➢ Tune in to Julia live on Sunday at 1pm or catch up later at BBC 6 Music online – “As a companion show to Lamacq’s Indie Venue week, Gemma Cairney explores the rich history of clubs like the Blitz, Hacienda, Club NME, and White Trash that are no longer running, and look at how Fabric was saved. Talking to experts and those involved with the clubs, she’ll play tunes that were the soundtrack to a night out. Expect Happy Mondays, New Order, Bowie, Oasis, Spandau Ballet, Visage, Yeah Yeah Yeahs and Pulp.” [BBC Online]

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➤ Thank you, George, says Paul Simper. You left me wanting to dance like you

George Michael, Aldo Zilli, Paul Simper, birthday party, Wham!, London, nightlife, clubbing, Lilli Anderson, Alex Goddson, Sam McKnight, Josie Jones

Simper’s 25th birthday at Aldo Zilli’s Il Siciliano in Soho: visible faces clockwise from front left: Lilli Anderson, Alex Godson (standing), Sam McKnight, the host (standing), Josie Jones, George Michael. Photo by Simper

Paul “Scoop” Simper arrived in London as a cub
journalist who soon became a backbone of No1, one
of the two leading pop magazines covering the
Swinging 80s. He also became a face about clubland
and in the years after he first met George Michael,
when Wham! was launched, became friends.
Shapers of the 80s is pleased to publish Scoop’s very personal tribute to one of the UK’s leading superstars who died this week

OF COURSE HE HAD TO LEAVE US ON CHRISTMAS DAY. As a pop lover, especially one raised in the 80s, George Michael has been a part of mine and so many people’s Christmases for years.

This one was no exception. Nipping up the high street to the supermarket for one last shop on Christmas Eve, there was something both joyous and comforting about hearing him – not just as Wham! but on his lonesome giving us December Song and on Band Aid – whilst trolling up and down the aisles for a bottle of fizz and a few more festive nibbles.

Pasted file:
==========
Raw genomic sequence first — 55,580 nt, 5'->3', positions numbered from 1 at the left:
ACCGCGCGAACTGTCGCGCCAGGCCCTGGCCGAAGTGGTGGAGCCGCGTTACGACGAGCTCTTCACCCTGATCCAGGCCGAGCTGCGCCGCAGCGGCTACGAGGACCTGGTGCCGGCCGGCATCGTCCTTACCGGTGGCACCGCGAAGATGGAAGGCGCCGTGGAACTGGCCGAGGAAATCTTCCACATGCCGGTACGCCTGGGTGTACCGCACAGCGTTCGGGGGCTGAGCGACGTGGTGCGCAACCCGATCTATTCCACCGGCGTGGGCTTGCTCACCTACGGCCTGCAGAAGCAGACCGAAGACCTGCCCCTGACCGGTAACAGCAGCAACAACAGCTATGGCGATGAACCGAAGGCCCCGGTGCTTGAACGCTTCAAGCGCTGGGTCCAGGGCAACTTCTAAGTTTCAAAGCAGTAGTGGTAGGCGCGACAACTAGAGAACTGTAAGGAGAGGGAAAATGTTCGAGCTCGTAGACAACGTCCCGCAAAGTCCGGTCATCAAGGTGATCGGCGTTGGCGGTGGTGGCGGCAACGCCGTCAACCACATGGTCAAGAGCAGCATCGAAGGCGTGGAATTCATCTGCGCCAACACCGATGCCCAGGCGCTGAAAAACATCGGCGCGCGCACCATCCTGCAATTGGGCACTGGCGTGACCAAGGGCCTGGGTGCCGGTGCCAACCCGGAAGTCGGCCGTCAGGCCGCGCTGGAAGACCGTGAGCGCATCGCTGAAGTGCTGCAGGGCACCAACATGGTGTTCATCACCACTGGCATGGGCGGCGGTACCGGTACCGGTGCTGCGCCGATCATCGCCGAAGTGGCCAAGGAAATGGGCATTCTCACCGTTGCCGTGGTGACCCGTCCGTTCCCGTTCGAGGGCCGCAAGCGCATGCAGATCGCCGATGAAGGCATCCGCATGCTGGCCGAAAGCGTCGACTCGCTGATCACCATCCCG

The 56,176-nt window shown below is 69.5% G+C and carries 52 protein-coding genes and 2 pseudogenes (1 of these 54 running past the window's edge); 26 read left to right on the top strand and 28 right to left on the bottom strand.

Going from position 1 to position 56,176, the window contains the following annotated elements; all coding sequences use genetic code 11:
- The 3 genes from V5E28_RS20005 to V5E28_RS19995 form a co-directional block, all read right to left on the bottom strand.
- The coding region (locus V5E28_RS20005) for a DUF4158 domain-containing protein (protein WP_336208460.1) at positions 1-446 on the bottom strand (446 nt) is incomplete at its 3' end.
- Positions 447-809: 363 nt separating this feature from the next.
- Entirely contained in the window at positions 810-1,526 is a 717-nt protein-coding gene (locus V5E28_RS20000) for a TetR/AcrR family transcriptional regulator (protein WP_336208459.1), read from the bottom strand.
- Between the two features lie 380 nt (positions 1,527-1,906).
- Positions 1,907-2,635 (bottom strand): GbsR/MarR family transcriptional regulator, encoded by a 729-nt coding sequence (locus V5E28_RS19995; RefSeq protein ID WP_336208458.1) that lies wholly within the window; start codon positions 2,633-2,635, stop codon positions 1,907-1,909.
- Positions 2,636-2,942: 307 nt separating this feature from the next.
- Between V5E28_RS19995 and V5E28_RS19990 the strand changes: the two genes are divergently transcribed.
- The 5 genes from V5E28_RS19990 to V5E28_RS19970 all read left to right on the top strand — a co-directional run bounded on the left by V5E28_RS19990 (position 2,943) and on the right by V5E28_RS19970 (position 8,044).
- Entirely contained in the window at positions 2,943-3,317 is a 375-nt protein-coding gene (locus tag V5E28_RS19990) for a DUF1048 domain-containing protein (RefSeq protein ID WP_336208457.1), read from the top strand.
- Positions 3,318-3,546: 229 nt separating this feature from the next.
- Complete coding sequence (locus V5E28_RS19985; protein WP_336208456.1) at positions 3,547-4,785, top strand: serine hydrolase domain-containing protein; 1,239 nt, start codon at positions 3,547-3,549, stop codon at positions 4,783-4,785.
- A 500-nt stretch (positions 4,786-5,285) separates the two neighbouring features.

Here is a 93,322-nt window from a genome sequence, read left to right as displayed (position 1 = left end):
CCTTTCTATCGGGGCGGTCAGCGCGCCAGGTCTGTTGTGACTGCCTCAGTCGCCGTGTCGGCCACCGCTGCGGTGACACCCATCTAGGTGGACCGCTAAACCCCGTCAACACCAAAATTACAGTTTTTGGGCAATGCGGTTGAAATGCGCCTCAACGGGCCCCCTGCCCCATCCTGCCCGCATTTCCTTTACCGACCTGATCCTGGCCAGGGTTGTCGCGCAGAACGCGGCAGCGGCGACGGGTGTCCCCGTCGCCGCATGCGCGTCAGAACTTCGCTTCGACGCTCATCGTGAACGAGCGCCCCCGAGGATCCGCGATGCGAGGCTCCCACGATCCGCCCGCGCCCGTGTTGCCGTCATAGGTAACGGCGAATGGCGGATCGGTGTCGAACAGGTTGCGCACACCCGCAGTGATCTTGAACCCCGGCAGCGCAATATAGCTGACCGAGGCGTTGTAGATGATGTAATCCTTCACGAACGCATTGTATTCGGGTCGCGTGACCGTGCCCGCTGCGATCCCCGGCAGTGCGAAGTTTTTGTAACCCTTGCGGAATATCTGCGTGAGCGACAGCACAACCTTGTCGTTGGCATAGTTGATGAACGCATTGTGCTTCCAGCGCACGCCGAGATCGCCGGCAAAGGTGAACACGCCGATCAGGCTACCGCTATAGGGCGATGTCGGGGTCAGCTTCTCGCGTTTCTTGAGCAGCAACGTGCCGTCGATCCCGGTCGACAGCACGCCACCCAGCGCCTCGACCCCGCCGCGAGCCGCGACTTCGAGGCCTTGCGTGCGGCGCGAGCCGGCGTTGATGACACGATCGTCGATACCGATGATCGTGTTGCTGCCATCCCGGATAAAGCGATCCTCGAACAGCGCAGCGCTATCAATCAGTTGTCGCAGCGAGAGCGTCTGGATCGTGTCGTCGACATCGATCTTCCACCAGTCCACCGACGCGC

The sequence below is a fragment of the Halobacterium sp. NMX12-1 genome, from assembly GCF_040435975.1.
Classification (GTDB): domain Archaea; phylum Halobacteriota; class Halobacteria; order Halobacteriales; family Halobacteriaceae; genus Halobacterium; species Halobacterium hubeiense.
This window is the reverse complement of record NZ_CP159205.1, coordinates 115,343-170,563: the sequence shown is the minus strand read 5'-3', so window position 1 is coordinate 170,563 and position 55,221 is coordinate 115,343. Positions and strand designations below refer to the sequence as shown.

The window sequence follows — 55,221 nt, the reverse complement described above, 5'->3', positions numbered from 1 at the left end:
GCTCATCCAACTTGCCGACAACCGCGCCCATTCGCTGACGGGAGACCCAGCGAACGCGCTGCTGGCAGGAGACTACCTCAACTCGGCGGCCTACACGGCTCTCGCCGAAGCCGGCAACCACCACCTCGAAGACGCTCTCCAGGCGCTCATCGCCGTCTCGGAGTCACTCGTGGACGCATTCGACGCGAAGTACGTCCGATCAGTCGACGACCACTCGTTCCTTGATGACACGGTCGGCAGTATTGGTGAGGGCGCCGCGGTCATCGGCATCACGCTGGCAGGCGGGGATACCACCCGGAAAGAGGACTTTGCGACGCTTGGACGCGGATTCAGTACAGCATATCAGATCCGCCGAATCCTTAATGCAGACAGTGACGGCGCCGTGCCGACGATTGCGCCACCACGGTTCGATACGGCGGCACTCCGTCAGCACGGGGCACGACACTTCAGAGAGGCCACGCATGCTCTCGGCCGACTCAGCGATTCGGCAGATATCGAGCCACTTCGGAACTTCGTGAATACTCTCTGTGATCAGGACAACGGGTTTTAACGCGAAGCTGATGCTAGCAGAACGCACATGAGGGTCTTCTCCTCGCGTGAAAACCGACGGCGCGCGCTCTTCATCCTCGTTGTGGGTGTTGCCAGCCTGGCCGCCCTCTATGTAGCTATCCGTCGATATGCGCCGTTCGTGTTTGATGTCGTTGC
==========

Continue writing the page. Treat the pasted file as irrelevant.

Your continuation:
If anything, this year he’d felt ever more present. A pre-Christmas gathering of my old 80s pals had stirred up memories of Whambley – that perfect pop farewell on the sunniest of days in ’86 in front of 72,000 adoring but heartbroken fans when George and Andrew signed off at the top of the charts (both albums and singles) with their friendship still intact.

Wham! fans came in all shapes and sizes. Not long ago I’d been listening to a bootleg of The Final concert, lovingly recorded and shared with me by No1 magazine’s then editorial assistant Dave Ling, later of Metal Hammer, a heavy metaller through and through, who made an honourable exception when it came to George and Andrew.

As I think about it now, not being a Wham! or George fan has always been a bit of a deal-breaker. One early relationship of mine came to a very swift end when she questioned my love of George. My pal June Montana (lead singer with Brilliant and gatekeeper on the Limelight’s VIP bar, who was actually a bona fide friend of his) and I were like the George gestapo. We could sniff out a non-believer at 100 paces.

Part of that devotion came from the fact that in 80s London clubland, Wham! were never really cool. They were outsiders. They were from Bushey, Hertfordshire. As a country lad from Wiltshire I felt a kinship, particularly with George.

He was a year younger but for both of us our first introduction to the game-changing London club scene of the early 80s was Le Beat Route – a Soho club I was gagging to go to the second I saw Spandau Ballet’s Chant No1 video, the anthem for this pop moment.

In the last interview I did with George, in 2006, when we were talking about Spandau, he remembered the thrill of going down for the first time to what was then the hottest club on the planet and actually sighting both Steve Strange (on the Space Invaders) and Tony Hadley (at the bar).

George Michael, Geri Halliwell,, birthday party,

George’s 35th birthday where Simper was deejaying dressed as a Spice Girl angel: George was obliged to introduce him to Ginger Spice. Photo by Simper

Le Beat Route was where Andrew Ridgeley came up with the “Wham! Bam! I am a man!” rap. It was where George would perfect his pair dancing with Shirlie Holliman to D-Train, Was Not Was and Evelyn “Champagne” King. It was the inspiration for Club Tropicana.

Of equal importance though had been Saturday Night Fever – the movie that rang the death knell for disco for the cool kids of the underground dance scene but for those in the sticks in our teens the first pulling back of the curtain (even though it was actually set in faraway Brooklyn) on a thrilling new world. On reflection, it’s perhaps surprising that George never covered a Bee Gees song, with the exception of side project Boogie Box High’s Jive Talkin’, but he was always a massive fan, applauding their return to the top of the charts after a lengthy absence with You Win Again and marvelling, after a visit to Barry Gibbs’ home in Miami, that he was the only man he’d met who took even longer over his hair than George did.